13 May, 2020
10 Min Read
Rajya Sabha Analysis- Do numbers matter in Rajya Sabha?
By, (M. Venkaiah Naidu is Chairman of Rajya Sabha)
The Indian Constitution provides for parity of powers between the Lok Sabha and the Rajya Sabha in law, making an exception in some cases.
The Money Bill or Finance Bills can be introduced only in the Lok Sabha which only can approve the Demands for Grants.
On the other hand, the Rajya Sabha has some special powers as requiring to adopt a resolution allowing Parliament to legislate on subjects in the State List (A.249) and creating All India Services (A.312), besides approving proclamations of Emergency and President’s Rule when the Lok Sabha is dissolved.
Renowned British philosopher and political economist John Stuart Mill as early as in 1861 said in his great treatise Considerations on Representative Government that management of free institutions requires conciliation; a readiness to compromise; a willingness to concede something to opponents and mutual give and take.
Famous constitutionalist Abbe Sieyes pithily noted that if a second chamber dissents from the first, it is mischievous; if it agrees, it is superfluous.
To understand these in perspective, a scrutiny of law-making in the country since 1952 may be in order.
Elections to the Lok Sabha are held every five years and before that on dissolution of the House. For the Rajya Sabha, one-third of the members are chosen every second year reflecting its permanent nature.
While the Lok Sabha elections hold a mirror to the recent will of the people, the Rajya Sabha is envisaged to convey the same in different phases of development marking some continuity.
The Executive lasts only as long as it has a majority in the Lok Sabha, but in law-making, both the Houses are at par. Given the possible variations in the composition of both the Houses on account of different modes of election to them, did it impact the nature and speed of legislation?
Unlike Lok Sabha
An analysis undertaken by the Rajya Sabha Secretariat recently revealed that during the past 68 years since the first general elections in 1952, the government of the day had a majority in the Rajya Sabha only for 29 years and was in a minority for 39 years, including an unbroken stretch for the past 31 years.
This pronounced divergence in numbers in the two Houses of Parliament does not indicate any adverse impact on the broader course of legislation except in a few cases.
Since 1952, the Rajya Sabha held 5,472 sittings and passed as many as 3,857 Bills till the Budget Session this year. There are, however, a few discordant notes during this long journey of legislation. But there is no case for terming Rajya Sabha as “obstructionist”.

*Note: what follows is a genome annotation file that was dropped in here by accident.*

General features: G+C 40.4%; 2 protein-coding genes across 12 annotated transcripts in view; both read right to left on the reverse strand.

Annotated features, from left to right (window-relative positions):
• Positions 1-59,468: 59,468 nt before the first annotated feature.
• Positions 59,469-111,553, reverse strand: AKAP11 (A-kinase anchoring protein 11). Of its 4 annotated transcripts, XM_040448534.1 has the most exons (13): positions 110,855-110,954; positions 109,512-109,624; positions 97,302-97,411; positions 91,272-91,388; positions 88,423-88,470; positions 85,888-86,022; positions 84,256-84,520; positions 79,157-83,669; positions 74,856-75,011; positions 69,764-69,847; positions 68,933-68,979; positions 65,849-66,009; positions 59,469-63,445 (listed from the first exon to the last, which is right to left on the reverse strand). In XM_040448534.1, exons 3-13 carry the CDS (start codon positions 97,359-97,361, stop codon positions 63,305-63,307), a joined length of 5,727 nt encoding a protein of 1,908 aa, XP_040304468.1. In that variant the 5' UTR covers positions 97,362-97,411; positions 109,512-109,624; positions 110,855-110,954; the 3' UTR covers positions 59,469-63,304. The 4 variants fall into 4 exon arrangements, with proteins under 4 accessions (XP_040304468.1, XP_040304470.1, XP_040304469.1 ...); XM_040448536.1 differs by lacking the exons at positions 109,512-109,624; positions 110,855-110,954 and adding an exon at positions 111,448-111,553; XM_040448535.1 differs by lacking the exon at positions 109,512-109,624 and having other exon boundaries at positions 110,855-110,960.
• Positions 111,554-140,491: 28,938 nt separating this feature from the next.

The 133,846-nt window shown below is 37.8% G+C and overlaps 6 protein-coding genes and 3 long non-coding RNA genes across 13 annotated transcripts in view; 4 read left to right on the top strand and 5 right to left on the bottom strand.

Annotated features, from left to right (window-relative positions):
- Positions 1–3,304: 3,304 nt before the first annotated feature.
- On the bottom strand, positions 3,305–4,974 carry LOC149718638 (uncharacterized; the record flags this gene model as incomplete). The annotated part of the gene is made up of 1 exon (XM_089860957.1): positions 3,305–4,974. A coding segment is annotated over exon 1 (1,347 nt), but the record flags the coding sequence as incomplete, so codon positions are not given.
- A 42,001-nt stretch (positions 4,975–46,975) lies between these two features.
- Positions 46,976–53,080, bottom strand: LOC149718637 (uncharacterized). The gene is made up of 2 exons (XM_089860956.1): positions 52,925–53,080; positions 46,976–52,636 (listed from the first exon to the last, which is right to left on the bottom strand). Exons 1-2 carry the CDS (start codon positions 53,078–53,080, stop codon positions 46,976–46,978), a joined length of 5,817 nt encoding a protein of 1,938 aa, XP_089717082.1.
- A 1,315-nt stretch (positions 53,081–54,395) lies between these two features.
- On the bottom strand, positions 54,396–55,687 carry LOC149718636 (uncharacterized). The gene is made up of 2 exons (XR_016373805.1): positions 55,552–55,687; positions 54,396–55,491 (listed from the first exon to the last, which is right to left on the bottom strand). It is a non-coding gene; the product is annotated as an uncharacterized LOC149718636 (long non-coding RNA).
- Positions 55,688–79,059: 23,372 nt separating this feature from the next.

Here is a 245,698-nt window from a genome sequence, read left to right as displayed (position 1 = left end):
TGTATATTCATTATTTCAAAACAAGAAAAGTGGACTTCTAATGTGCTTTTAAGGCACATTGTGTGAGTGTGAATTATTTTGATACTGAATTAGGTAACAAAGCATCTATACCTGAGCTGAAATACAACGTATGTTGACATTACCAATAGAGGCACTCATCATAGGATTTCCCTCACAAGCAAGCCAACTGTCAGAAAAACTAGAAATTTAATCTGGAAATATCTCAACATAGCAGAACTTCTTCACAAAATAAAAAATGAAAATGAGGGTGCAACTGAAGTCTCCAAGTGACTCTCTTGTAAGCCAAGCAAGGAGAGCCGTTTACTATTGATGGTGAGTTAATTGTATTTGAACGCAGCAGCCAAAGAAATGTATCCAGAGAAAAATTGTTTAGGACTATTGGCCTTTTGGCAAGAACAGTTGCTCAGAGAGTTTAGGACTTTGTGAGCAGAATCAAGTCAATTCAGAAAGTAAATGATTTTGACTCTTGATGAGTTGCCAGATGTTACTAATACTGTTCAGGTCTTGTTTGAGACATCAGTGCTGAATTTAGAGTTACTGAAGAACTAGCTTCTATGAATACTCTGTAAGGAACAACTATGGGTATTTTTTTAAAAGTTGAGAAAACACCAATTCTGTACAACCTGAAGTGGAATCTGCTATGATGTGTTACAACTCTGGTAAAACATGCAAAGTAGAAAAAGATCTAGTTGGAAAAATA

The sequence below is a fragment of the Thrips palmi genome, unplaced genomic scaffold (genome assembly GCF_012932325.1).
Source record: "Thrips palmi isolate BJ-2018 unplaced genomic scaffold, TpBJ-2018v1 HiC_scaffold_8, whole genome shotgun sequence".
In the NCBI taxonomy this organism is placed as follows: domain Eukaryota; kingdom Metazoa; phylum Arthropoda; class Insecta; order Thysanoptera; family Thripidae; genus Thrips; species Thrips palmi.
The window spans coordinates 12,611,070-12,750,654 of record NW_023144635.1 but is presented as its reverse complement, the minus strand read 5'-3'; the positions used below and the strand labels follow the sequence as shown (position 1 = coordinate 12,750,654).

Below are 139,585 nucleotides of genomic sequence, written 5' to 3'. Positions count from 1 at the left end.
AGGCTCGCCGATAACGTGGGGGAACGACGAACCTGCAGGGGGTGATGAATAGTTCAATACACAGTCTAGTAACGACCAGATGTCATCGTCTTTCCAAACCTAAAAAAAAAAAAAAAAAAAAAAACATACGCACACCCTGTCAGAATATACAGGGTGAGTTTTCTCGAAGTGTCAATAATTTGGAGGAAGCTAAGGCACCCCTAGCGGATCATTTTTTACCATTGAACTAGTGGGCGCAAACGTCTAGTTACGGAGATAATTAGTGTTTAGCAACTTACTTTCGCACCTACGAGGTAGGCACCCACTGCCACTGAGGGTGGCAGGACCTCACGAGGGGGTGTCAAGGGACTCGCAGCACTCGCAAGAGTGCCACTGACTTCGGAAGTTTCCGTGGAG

So far, Parliament held only three Joint Sittings to resolve differences between both the Houses.
1. The first instance was in 1961 when the then Nehru government enjoyed a majority in the Rajya Sabha but the Dowry Prohibition Bill, 1959 suffered a defeat.
2. In 1978, the Banking Services Commission (Repeal) Bill, 1977 was rejected by the Rajya Sabha and in 2002,
3. The Prevention of Terrorism Bill, 2002 could not pass the Rajya Sabha scrutiny.
The Rajya Sabha was taunted as regressive when it rejected the Constitution (Twenty-fourth Amendment) Bill, 1970 for abolishing privy purses to erstwhile rulers after it was passed by the Lok Sabha.
In 1989, the Constitution (Sixty-fourth and Sixty-fifth Amendment) Bills seeking to empower local governments fell short of the required special majority in the Rajya Sabha, though the government had the numbers.
The required spirit of cordiality between the two Houses suffered a dent on some occasions.
1. First when Rajya Sabha members were not included in the Public Accounts Committee in 1952.
2. Again, when the Income Tax (Amendment) Bill, 1953, was introduced in the Rajya Sabha, some members questioned its certification as a Money Bill by the Lok Sabha Speaker. When the controversy was thickening, Prime Minister Nehru intervened, asserting that “For those who are interested in the success of the great experiment in nation building that we have embarked upon, it is a paramount duty to bring about this close cooperation and respect for each other (House).”